The Buddha of Christendom


"The Buddha of Christendom" by Robert Anderson
The Reformation that took place in the 16th century is the subject of this book.  The Reformers believed that the Bible should be the supreme standard of authority, whereas Rome taught that "the Church" was.  These two differing viewpoints are still at odds in the days in which we live.  One position is Christianity and the other is the religion of Christendom and of its Buddha.

The first chapter points out the obvious, and that is that God is our creator.  "The fool hath said in his heart, there is no God." This knowledge of how we came into our own existence is essential.  If we miss this point that life is needed to create life we can be deceived into believing other lies.  This truth is recorded in God's Word and is the starting point of our belief about creation.

The 2nd chapter continues with this theme and suggests that the language of Scripture allows for the theory of evolution in the lower forms of creation.  However we find no "Missing links" when God designed man.

The 3rd chapter was the most interesting one for me.  It builds on this topic of how man was created from the dust of the ground and man is unique because he is a religious being.  We have been created in God's image and God is Spirit.  Therefore we are spiritual beings and are distinct from the other animals that God created.  Mankind has implanted in him a God-consciousness that makes him a spiritual being.  Rom. 2:14,15 R.V. "When Gentiles which have no law do by nature the things of the law, these, having  no law, are a law unto themselves; in that they show the work of the law written in their hearts, their conscience bearing witness therewith, and their thoughts one with another accusing or else excusing them."  So even though the heathen may be destitute of Divine revelation they still have a knowledge of good and evil, for that is inherent in man.  Another point that stands out is that being a religious man does not make one moral.  An example is given of the Apostle Paul who was according to the religious law of that day "Blameless," and yet as we read further he was a God-hater,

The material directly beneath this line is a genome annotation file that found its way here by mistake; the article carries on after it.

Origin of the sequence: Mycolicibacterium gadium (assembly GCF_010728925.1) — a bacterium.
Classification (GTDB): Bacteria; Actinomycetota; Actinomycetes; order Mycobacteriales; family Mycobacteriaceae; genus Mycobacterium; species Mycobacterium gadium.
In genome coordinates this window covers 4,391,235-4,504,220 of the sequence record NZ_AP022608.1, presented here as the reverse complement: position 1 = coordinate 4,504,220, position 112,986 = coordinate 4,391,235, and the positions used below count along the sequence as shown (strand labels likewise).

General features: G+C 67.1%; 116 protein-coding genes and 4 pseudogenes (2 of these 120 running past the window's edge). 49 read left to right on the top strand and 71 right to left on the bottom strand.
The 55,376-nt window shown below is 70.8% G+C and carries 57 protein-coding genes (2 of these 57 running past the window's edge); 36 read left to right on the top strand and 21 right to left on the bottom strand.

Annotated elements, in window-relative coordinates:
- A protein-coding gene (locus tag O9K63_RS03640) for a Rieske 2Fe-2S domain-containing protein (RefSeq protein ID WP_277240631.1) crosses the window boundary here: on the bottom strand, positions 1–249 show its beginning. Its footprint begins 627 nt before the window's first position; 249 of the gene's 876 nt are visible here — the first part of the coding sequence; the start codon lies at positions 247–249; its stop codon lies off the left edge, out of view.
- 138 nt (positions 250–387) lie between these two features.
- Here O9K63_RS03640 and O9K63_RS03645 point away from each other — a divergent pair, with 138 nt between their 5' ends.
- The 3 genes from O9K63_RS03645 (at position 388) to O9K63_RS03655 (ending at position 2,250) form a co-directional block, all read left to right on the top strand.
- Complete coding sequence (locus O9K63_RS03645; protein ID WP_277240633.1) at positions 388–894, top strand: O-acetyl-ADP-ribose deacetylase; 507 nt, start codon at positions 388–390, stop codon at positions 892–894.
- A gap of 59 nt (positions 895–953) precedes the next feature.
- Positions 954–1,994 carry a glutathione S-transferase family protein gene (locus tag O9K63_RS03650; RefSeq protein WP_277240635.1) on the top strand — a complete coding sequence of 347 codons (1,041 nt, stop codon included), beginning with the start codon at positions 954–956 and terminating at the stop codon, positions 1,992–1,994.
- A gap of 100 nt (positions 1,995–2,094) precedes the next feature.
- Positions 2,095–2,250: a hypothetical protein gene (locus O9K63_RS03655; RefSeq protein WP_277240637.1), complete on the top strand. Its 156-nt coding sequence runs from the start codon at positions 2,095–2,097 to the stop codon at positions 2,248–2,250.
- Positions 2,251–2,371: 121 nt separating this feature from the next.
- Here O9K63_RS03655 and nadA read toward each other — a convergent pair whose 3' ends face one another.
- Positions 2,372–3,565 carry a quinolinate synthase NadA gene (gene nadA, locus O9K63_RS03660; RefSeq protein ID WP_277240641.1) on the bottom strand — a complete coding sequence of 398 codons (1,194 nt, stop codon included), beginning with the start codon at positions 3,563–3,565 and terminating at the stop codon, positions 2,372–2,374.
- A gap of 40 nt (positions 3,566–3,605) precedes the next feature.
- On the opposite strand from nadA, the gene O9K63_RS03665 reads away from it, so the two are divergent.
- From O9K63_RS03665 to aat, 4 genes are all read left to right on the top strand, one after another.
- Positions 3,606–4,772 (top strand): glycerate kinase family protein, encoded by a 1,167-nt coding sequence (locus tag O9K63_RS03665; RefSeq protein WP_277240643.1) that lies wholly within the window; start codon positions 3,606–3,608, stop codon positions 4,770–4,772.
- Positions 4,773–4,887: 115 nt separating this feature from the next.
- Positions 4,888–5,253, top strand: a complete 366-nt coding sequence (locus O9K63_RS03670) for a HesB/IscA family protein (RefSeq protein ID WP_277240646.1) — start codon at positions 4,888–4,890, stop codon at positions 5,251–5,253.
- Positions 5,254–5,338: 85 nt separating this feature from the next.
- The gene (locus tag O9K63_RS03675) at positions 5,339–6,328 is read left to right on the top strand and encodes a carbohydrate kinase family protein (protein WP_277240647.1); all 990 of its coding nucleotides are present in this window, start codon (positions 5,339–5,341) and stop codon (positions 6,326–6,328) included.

"a blasphemer and a persecutor."  Mere religion drags a man down spiritually.

Chapter four adds even more weight to the fact that we should not trust in a person's religion.  We should always test it with the Word of God.  Use the Bible as a tool to measure what is truth and what is not.  It is stated that there is more self satisfaction found in religion than any other activity that man is involved with.  We do not need a mediator or an interpreter to understand God's Word.

Modem Buddhism as we have it today is a most degraded form of Paganism.  However it did not start  out that way.  It began as a system of morality and philosophy, founded on a pessimistic theory of life.  "The principles of the eightfold path are (1) right belief; (2) right aims; (3) right speech; (4) right actions; (5) right means of livelihood; (6) right endeavor; (7) right mindfulness; and (8) right meditation."  We find these goals to be very similar to those of the religion of Christendom.

These religions have several things in common which are:  some material representation of the God, a priesthood, an altar, mystical rites and ceremonies.

One point that Mr. Anderson brought to my attention was an answer to a question of  "Why did the  Israelites erect the golden calf?" The golden calf was to become the mediator to take the place of Moses who had gone up into the Mount for 40 days.  This symbol did not take the place of God.  These Israelites were very religious and wanted to worship God, but they needed a way to approach Him.  Building this image was idolatry and it is very similar to what Christendom has done with the building of its altars, images, pictures, crucifixes, and relics of the mass which it celebrates.  In John 4:24 we read that "God is a Spirit:  and they that worship Him must worship Him in spirit and in truth."  We are not to become involved with any false religion, no matter how good or pure it may sound.

Another point the author makes very clear is that "the Church" is not the mediator in-between God and man.  In I Tim. 2:5 it states "For there is one God, and the one Mediator between God and men, the Man Christ Jesus," We should not allow any church, priest or minister to have this position of mediator  between God and men.  Our salvation is not in or through "the Church", but it is in and through the Lord Jesus Christ.